When the time comes, there will be more to say about the experience and privilege of having occupied this unique role. In the meantime there is still much work to be done, not least in relation to the reform and renewal programme, the Church’s engagement with government after the forthcoming election and the preparations for a new synodical quinquennium.”

William Fittall
Secretary General

Posted by Peter Owen on Friday, 20 February 2015 at 10:14am GMT
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A Programme for Reform and Renewal – Post-Synod Briefing

General Synod members have been sent A Programme for Reform and Renewal – Post-Synod Briefing, written by William Fittall, the Secretary General. The briefing outlines the programme, details what Synod decided last week, and looks ahead to what happens next.

The briefing does not appear to be available on the Church of England website, but David Thomson, the Bishop of Huntingdon, has published it on his website.

Posted by Peter Owen on Friday, 20 February 2015 at 12:01am GMT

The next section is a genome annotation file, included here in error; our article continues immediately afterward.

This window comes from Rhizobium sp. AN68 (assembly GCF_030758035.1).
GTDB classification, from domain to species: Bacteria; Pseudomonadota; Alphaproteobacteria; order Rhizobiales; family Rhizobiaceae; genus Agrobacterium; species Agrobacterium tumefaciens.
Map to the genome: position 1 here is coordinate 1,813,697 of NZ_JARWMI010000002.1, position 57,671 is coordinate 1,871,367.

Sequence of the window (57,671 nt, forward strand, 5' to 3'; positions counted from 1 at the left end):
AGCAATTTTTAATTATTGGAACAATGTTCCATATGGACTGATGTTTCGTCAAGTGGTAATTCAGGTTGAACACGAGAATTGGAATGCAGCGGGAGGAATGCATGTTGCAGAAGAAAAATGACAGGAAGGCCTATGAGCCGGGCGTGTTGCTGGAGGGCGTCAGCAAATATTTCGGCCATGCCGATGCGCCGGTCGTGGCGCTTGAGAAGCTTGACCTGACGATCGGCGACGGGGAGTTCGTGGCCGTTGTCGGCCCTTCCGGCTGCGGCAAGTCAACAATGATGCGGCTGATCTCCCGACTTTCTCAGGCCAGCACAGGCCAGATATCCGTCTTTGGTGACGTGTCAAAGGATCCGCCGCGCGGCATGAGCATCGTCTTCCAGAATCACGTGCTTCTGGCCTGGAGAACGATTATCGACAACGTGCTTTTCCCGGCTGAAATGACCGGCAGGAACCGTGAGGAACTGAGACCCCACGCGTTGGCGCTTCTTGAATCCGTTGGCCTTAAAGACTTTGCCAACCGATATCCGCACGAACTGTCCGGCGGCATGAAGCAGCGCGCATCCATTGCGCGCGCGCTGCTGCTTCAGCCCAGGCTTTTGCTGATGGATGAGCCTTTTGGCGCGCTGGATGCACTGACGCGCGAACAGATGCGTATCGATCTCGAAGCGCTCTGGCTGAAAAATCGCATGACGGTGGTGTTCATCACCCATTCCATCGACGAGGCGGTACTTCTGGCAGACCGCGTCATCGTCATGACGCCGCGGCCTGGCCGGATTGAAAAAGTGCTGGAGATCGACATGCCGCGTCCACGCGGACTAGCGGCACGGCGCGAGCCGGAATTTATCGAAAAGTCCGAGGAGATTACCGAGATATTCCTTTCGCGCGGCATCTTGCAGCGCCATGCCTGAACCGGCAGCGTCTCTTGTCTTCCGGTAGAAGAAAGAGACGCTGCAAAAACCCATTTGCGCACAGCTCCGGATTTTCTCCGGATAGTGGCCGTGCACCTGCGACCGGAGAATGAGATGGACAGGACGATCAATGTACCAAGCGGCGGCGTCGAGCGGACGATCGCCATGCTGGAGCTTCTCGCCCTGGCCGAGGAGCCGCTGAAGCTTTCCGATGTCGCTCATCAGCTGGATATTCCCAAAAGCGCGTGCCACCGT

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Tuesday, 17 February 2015

House of Bishops' pastoral letter - reports and comments

Updated Tuesday evening and Wednesday

Tim Wyatt Church Times House of Bishops calls for a new politics ahead of election

Esther Addley The Guardian Church of England calls for ‘fresh moral vision’ in British politics

BBC News Church of England urges ‘fresh moral vision’ from politicians
Church of England: Public should ‘ask the big questions’

Ruth Gledhill Christian Today Church of England calls for a ‘new direction’ in British Politics

John Bingham The Telegraph Bishops vow to take on ‘sex appeal’ of Russell Brand’s ‘don’t vote’ message
John Bingham and Ben Riley-Smith The Telegraph Thatcherism is finished – declares Church of England

Nigel Morris The Independent Russell Brand’s ‘sex appeal’ will deter voters, the Church of England says

David Pocklington Law & Religion UK Bishops’ Pastoral Statement: 2015 General Election

Nick Baines Bishops and politics

Malcolm Brown (Director of Mission and Public Affairs for the Church of England) blogs: Who is my Neighbour?

Update

Aisha Gani The Guardian Church of England bishops’ pastoral letter: key points

The Guardian editorial The Guardian view on the church and the election: talking sense

Kiran Stacey and Barney Thompson Financial Times Church of England rebukes political parties for lack of vision

Anoosh Chakelian New Statesman How the Church wants you to vote